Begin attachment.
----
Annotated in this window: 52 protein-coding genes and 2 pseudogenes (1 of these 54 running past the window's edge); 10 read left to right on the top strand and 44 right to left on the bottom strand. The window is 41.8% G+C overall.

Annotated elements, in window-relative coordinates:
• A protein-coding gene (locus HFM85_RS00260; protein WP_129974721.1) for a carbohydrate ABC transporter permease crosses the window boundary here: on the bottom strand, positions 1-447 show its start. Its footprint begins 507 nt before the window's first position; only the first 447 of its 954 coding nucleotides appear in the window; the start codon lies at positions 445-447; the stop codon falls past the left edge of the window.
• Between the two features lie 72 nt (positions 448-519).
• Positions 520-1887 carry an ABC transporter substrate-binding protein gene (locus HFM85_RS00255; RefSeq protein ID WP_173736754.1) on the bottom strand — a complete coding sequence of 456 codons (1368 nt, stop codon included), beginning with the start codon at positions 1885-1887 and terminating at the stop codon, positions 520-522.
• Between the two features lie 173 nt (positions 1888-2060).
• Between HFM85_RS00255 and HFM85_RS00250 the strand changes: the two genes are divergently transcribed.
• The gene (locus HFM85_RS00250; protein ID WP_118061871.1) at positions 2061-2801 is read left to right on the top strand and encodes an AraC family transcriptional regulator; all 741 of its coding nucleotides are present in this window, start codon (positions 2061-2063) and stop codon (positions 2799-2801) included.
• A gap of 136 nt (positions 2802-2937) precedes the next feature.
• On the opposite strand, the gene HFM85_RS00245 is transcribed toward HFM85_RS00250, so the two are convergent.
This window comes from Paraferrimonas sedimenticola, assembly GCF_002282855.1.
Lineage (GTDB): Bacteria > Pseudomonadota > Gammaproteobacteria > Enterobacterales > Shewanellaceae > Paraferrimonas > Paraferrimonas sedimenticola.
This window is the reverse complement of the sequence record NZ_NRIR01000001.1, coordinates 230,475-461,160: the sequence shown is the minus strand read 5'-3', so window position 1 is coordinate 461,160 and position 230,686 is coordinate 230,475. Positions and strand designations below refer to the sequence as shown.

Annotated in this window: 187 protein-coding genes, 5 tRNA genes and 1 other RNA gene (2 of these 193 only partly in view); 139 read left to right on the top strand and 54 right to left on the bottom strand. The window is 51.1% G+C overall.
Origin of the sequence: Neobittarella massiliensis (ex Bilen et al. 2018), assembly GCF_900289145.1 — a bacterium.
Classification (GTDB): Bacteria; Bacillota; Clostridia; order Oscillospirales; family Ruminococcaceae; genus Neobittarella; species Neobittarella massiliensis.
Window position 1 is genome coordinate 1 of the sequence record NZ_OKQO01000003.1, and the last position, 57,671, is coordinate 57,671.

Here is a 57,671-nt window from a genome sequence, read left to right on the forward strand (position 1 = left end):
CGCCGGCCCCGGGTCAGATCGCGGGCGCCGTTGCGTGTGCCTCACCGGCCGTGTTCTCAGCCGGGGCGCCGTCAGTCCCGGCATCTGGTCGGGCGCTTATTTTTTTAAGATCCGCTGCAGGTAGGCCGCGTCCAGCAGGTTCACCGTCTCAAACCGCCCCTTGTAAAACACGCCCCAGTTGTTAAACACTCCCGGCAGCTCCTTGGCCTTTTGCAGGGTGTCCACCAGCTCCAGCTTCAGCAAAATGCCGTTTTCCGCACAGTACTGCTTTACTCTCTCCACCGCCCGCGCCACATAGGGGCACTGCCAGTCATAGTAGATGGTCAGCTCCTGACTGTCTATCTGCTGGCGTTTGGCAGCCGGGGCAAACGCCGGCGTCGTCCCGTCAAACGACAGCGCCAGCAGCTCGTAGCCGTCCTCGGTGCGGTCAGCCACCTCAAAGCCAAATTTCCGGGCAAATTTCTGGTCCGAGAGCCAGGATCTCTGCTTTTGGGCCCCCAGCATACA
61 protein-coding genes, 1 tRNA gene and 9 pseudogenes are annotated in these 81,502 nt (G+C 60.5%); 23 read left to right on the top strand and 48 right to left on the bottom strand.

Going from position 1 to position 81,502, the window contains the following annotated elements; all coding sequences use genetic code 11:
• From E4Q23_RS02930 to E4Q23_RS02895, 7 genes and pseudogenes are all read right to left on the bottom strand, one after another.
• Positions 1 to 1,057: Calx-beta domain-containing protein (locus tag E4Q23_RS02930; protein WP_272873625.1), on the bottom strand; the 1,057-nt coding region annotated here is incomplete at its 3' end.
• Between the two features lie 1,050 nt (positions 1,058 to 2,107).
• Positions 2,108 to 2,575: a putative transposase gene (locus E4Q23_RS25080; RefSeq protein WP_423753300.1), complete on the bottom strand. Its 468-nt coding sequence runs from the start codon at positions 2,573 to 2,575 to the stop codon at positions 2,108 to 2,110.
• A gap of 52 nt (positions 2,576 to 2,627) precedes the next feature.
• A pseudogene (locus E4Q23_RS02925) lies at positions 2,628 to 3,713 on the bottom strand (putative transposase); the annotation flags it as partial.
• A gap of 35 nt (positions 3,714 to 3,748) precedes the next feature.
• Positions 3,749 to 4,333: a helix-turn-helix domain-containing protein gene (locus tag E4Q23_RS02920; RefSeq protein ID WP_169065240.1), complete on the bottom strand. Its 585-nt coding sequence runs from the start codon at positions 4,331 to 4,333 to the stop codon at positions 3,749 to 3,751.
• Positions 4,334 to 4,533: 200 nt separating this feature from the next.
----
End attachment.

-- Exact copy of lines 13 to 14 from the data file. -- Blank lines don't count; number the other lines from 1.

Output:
This window is the reverse complement of the sequence record NZ_NRIR01000001.1, coordinates 230,475-461,160: the sequence shown is the minus strand read 5'-3', so window position 1 is coordinate 461,160 and position 230,686 is coordinate 230,475. Positions and strand designations below refer to the sequence as shown.

Annotated in this window: 187 protein-coding genes, 5 tRNA genes and 1 other RNA gene (2 of these 193 only partly in view); 139 read left to right on the top strand and 54 right to left on the bottom strand. The window is 51.1% G+C overall.